I was the first to point out, by quoting Barkha Dutt’s 2001 essay on the Kargil war, that beheading between the Indian and Pakistani armies is not unprecedented? In that essay, “Confessions of a War Reporter,” Dutt wrote:

A few months ago, I sat across a table with journalists from Pakistan and elsewhere in the region, and confessed I hadn’t reported that story, at least not while the war was still on. It had been no easy decision, but at that stage the outcome of the war was still uncertain. The country seemed gripped by a collective sense of tension and dread, and let’s face it — most of us were covering a war for the first time in our careers. Many of the decisions we would take over the next few weeks were tormented and uncertain. I asked my friend from Pakistan, listening to my anguish with empathy, what he would have done in my place? He replied, “Honestly, I don’t know.” [Link]

The struggle between nationalism and truth is not that of journalists alone. I wrote two more articles after that first one, one in Kafila and the other in Outlook magazine, pointing out the holes in the Indian media’s warmongering narrative: that the Indian army was not officially confirming and at one point even denying a beheading; that two reports have blamed the Indian army for escalating the tensions at the LoC; that the Indian media is trying hard to portray a localised skirmish as a well-planned attempt by elements within Pakistan to derail the bilateral dialogue; and most of all, that beheadings and mutilation of bodies is not unprecedented on the Line of Control. There have been other reports, which the Indian Army has chosen not to deny, of similar beheadings having taken place at the hands of both armies in 2000, 2003 and 2011. These reports came out in the English print media, which did not get carried away with the hysteria of television.

These articles of mine were received in Pakistan with smug appreciation (like this tweet by Ejaz Haider), which was strange. I thought that revelations that both sides have been chopping of the heads and other body parts of each other would be received with anguish and alarm by everyone in India and Pakistan. Instead of saying, “How horrible! We must stop our armies from committing such barbarity!” the Pakistani response was, “See, we didn’t do it for the first time. We didn’t start the fire.”

Since then, there has been another detailed report that claims that Pakistan has complained to the United Nations Military Observers Group for India and Pakistan about several incidents of ceasfire violations, killings, a civilian massacre, as also beheading and mutilation of Pakistani soldiers.

Now, you would think the Pakistani media would be angered by such revelations. Surprisingly, there is silence. I asked a Pakistani journalist what explained this silence and he said it was the maturity of the Pakistani media. But if the Pakistani media was so mature regarding India what explains the hysteria over cricket in Cuttack? Why is lack of five-star accommodation a bigger issue for Pakistanis than the beheading of Pakistani soldiers, the gouging out of their eyes and so on? If you are a Pakistani and have an answer, do let me know.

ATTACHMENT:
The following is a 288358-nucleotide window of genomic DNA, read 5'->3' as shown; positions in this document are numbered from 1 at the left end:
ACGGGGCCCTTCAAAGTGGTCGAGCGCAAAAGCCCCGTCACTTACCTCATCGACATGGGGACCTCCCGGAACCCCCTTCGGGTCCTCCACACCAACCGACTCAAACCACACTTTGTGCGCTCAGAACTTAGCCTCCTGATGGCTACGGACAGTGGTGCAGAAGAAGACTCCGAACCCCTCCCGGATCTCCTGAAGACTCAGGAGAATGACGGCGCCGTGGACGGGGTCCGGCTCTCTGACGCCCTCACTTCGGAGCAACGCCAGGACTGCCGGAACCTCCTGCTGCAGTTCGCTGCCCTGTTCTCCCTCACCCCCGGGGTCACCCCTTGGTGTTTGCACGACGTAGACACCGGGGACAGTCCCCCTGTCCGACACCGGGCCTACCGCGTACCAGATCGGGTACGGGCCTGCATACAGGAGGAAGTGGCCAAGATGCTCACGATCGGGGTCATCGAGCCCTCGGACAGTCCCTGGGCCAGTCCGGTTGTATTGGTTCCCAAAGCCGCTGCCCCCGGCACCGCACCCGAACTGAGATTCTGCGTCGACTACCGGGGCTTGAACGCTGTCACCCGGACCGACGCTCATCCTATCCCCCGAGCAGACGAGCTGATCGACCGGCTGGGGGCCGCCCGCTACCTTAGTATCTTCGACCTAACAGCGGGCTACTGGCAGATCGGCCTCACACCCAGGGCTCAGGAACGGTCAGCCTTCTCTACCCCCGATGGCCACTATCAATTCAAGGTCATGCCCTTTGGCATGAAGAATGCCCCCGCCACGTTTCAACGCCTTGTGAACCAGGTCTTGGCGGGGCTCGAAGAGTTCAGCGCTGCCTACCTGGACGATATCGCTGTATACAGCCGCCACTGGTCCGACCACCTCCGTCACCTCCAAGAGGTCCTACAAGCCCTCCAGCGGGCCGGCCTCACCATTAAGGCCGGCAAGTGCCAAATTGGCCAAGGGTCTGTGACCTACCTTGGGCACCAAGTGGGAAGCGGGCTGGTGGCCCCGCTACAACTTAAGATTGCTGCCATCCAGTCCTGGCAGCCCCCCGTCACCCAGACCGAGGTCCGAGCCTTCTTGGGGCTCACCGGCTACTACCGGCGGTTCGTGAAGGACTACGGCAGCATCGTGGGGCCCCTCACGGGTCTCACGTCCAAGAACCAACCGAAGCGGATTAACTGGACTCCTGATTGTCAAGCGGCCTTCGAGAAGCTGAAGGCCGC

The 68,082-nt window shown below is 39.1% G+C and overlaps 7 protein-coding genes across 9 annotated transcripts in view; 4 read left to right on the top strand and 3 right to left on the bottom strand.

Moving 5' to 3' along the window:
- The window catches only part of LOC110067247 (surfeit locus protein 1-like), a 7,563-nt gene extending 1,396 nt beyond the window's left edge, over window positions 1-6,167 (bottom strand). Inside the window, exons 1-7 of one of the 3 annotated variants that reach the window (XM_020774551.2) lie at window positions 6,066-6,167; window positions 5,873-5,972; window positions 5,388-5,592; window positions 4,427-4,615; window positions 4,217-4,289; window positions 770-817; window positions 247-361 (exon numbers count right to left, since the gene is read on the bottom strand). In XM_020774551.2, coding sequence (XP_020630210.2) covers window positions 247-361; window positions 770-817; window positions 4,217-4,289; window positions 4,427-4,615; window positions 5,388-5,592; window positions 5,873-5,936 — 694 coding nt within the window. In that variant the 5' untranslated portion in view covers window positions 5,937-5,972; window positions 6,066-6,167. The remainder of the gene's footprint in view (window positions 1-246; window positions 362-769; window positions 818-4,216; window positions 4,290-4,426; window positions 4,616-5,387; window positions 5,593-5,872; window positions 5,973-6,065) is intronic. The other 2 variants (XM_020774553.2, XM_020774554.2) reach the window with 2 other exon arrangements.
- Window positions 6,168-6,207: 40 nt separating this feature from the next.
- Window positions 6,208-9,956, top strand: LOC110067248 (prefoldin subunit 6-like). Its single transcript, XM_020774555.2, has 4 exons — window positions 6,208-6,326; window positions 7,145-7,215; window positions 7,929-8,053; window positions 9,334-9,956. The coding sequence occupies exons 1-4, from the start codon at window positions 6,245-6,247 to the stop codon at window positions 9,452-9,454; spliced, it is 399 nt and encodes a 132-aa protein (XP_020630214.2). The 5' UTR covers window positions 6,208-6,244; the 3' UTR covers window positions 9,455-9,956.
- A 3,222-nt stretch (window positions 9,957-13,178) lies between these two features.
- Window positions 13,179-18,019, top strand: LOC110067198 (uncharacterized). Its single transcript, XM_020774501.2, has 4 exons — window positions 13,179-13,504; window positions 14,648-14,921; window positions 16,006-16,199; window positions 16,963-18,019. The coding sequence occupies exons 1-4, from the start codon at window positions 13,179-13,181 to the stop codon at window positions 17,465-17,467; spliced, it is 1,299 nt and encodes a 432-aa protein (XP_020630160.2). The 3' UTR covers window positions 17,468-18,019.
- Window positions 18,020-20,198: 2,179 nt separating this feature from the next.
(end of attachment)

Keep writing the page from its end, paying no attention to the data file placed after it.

Whoever chose to put out stories of the beheading of an Indian soldier through anonymous ‘sources’ as if it were the first such beheading, clearly sought to affect the India-Pakistan bilateral dialogue. What were their motivations I don’t know. There is not one but 2-3 conspiracy theories in Delhi about that. Manmohan Singh may be domestically the most discredited prime minister in a long time thanks to endless scandals, controversies and popular disenchantment, but it is to his credit that he was able to re-start the India-Pakistan dialogue within two years of 26/11. He has persisted with it even though the Pakistani army is no longer interested in resolving the Kashmir dispute in the way that he and General Musharraf had agreed to.

When in 2009 in Sharm-el-Sheikh India conceded to talks with Pakistan despite not getting any concessions regarding India’s concerns about security and terrorism and justice for the 26/11 victims, domestic uproar led by the opposition BJP forced Dr Singh’s government to go slow on the talks. But he managed to pick up momentum in 2010, and historic progress was made in 2011 and 2012. It needs to be noted that the opposition BJP did not oppose the new visa agreement or increasing trade ties. The numbers of Pakistanis coming to India for concerts, seminars, conferences, matches, theatre, art and so on, became a flood. Not a single day passes by without hearing of Pakistanis in town for public events. This is a great achievement given the post-26/11 public outrage and the war hysteria by the Indian media. But since India isn’t getting any concessions on that front from Pakistan, the peace process remains so fragile that I had argued in November that Dr Singh should not even visit Pakistan, keeping the peace process low-profile.

But Ejaz Haider is unhappy that the Indian government has been able to carry on a bilateral dialogue and improve relations with Pakistan despite not making any headway in getting justice for 26/11 victims. He writes in the Express Tribune: